More news from the Everest
teams. The Junior left the UK on Saturday and have just sent their first blog.
Please see below for an update.
London Heathrow 1/04/06
The Airport was
incredibly busy on Saturday evening. It was the start of the Easter school
break and everyone was off on holiday. Whilst they were all chasing the sun,
we were all off to the chilly Himalayas to climb Island Peak.
Everyone was really excited and full of energy. Graham Carter, our leader,
seemed amazingly calm in the chaos that surrounded him; making sure everyone
had checked in and we had our tickets. There were only a couple of moments
when things did not go completely to plan, like the Qatar airways desk not
being open to issue our tickets and the late arrival of one member due to the
traffic. Nice try! However, we got through to passport control in plenty of
time to grab some food and a bit of last minute shopping.
The general air of excitement was added to by the film crew who’ll be
travelling with us every step of the way. For just two cameramen, they sure
had a lot of equipment with them. We had been strictly told not to go over our
baggage allowance of 30kgs, but I have a feeling the film crew were well over
this! We’ll let them off though as they’re going to make us famous!
Most of us have never travelled as far as Kathmandu. In fact, one member of
our team had never flown on a commercial flight before, having only ever been
in a Hercules. He was actually more concerned with exchanging his money and
going through passort control.
We were all a little apprehensive about the mysteries that awaited us at the
other end of the flight. A different culture would be our first really big
challenge. None of us have ever really experienced this before. It’s all very
exciting. We have two days in Kathmandu to explore before setting off on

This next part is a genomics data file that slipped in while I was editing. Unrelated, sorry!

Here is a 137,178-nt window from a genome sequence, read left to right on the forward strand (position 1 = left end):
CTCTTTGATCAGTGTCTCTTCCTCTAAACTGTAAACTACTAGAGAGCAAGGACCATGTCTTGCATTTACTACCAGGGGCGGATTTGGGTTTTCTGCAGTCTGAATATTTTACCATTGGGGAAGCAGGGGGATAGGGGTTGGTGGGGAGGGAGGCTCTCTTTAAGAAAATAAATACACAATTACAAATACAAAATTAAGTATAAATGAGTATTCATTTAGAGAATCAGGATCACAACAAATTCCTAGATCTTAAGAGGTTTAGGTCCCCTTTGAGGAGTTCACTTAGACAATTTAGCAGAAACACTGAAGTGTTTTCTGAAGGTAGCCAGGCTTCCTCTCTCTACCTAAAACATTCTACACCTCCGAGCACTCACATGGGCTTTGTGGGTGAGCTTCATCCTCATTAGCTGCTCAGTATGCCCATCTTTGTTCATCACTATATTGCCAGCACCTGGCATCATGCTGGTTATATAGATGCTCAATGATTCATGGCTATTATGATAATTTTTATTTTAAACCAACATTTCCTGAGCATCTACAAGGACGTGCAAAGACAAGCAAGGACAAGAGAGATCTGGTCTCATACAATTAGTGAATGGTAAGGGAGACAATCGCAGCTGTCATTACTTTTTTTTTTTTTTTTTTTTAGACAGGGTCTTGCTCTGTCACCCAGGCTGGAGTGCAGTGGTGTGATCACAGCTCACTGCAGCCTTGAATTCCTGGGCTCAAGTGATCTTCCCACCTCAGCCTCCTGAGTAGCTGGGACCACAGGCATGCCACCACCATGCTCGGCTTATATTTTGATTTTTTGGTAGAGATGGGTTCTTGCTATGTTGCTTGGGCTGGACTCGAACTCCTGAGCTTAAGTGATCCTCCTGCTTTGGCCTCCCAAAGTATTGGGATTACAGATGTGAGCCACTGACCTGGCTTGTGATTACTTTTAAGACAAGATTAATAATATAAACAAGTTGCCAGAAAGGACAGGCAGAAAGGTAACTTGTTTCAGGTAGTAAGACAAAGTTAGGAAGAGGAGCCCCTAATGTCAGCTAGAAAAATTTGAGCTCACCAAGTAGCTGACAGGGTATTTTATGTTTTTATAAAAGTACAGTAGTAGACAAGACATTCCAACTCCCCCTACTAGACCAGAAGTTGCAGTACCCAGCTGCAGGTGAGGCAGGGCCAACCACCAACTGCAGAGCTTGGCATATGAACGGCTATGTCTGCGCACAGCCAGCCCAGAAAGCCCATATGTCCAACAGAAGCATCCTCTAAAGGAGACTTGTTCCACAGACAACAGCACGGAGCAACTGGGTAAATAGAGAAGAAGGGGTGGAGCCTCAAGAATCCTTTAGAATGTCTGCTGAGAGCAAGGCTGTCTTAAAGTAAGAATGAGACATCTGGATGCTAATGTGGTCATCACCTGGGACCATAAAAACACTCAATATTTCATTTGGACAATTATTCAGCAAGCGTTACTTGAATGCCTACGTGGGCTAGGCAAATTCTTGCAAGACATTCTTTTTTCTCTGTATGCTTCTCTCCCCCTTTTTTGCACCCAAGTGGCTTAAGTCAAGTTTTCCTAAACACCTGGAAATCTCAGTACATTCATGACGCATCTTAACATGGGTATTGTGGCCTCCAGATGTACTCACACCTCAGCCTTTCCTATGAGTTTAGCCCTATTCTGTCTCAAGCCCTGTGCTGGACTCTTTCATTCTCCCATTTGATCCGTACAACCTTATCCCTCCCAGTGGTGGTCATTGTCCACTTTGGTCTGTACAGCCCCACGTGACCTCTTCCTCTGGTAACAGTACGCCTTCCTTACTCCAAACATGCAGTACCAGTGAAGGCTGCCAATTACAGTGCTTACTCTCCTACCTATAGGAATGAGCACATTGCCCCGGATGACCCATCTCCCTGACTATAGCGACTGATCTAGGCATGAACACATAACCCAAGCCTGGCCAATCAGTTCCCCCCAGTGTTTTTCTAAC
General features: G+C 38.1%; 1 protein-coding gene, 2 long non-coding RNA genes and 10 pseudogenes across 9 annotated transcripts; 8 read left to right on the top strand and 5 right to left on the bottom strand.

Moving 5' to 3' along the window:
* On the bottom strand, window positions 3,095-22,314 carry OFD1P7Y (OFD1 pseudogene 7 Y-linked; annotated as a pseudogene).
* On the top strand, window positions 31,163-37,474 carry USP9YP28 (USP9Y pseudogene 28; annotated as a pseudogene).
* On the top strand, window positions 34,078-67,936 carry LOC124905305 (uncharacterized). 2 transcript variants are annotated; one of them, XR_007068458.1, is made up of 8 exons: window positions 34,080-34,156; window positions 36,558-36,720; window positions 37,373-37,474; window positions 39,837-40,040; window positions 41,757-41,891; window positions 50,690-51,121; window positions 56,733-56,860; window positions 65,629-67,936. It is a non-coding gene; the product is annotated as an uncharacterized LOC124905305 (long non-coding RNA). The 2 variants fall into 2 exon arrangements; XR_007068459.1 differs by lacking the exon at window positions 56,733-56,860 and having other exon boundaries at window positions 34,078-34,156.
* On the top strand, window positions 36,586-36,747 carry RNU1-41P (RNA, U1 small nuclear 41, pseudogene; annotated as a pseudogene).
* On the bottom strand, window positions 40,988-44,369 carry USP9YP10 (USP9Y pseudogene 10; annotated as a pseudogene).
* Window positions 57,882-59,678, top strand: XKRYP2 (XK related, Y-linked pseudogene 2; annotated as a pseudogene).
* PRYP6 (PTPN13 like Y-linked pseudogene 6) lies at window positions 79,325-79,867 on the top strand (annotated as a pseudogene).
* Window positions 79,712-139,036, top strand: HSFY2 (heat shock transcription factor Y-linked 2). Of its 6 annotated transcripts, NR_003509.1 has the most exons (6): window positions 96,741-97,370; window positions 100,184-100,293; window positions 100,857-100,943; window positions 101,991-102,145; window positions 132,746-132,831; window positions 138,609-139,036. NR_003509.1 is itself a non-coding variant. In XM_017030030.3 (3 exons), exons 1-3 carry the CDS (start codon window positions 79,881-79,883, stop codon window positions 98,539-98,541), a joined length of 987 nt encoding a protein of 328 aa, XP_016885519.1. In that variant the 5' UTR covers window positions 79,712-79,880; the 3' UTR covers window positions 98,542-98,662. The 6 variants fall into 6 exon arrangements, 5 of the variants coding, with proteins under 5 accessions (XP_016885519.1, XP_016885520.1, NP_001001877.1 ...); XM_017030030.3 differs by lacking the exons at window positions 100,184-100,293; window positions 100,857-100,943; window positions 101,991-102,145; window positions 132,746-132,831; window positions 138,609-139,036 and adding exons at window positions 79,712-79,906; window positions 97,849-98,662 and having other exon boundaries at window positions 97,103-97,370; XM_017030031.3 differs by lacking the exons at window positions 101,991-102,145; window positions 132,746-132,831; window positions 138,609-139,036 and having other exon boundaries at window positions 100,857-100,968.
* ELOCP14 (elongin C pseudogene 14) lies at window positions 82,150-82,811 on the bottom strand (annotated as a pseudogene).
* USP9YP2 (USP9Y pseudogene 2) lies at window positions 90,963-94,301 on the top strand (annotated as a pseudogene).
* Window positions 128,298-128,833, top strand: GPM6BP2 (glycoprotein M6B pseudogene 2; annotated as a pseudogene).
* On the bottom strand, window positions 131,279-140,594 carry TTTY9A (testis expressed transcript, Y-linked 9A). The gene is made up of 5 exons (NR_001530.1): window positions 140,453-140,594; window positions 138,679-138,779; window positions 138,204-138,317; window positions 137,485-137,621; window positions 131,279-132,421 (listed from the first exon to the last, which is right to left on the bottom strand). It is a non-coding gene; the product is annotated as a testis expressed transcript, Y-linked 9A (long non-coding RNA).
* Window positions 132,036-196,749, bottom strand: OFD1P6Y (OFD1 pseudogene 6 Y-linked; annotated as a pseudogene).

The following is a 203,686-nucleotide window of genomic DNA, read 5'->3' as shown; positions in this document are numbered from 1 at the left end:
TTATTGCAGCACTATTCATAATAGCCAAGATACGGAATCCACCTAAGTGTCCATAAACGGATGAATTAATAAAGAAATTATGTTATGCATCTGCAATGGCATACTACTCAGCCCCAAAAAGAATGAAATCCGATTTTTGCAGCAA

another flight to Lukla where we will begin the trek to Island Peak on
Now everybody has been on an eight-hour flight. I am sure this will be easier.
Although we have been told it’s a much much smaller plane and so maybe be a
bit bumpier and not so comfortable
There was a lot of hanging around at Heathrow airport getting bags weighed in
and issuing tickets etc so we distracted ourselves from the flight ahead by
listening to each other’s iPods. There’s some pretty lame tunes coming out to
Nepal with us but whatever keeps you going up the mountain I suppose!
We are now in Kathmandu and are really excited about the next few weeks in
Nepal. We’ve only seen it from the bus from the airport so far but can’t wait
to go exploring.
2006: The British Army West Ridge Expedition Dispatches
Sport Everest Boot has made some minor changes by adding
more Kevlar. USES Expeditions / High
altitude / Mountaineering in extremely cold conditions / Isothermal to
-75°F Gore-Tex® Top dry / Evazote Reinforcements with aramid threads.
Avg. Weight: 5 lbs 13 oz Sizes: 5 - 14 DESCRIPTION Boot with semi-rigid
shell and built-in Gore-Tex® gaiter reinforced by aramid threads, and
removable inner slipper Automatic crampon attachment Non-compressive
fastening Double zip, so easier to put on Microcellular midsole to
increase insulation Removable inner slipper in aluminized alveolate
Fiberglass and carbon footbed Cordura + Evazote upper Elasticated
Expedition footwear for
mountaineering in conditions of extreme cold. NOTE US
SIZES LISTED. See more here.
weather, high altitude double boot for extreme conditions The Olympus
Mons is the perfect choice for 8000-meter peaks. This super lightweight
double boot has a PE thermal insulating inner boot that is coupled with
a thermo-reflective outer boot with an integrated gaiter. We used a
super insulating lightweight PE outsole to keep the weight down and the
TPU midsole is excellent for crampon compatibility and stability on
steep terrain. WEIGHT: 39.86 oz • 1130 g LAST: Olympus Mons
CONSTRUCTION: Inner: Slip lasted Outer: Board Lasted OUTER BOOT: Cordura®
upper lined with dual-density PE micro-cellular thermal insulating
closed cell foam and thermo-reflective aluminium facing/ Insulated
removable footbed/ Vibram® rubber rand
See more here.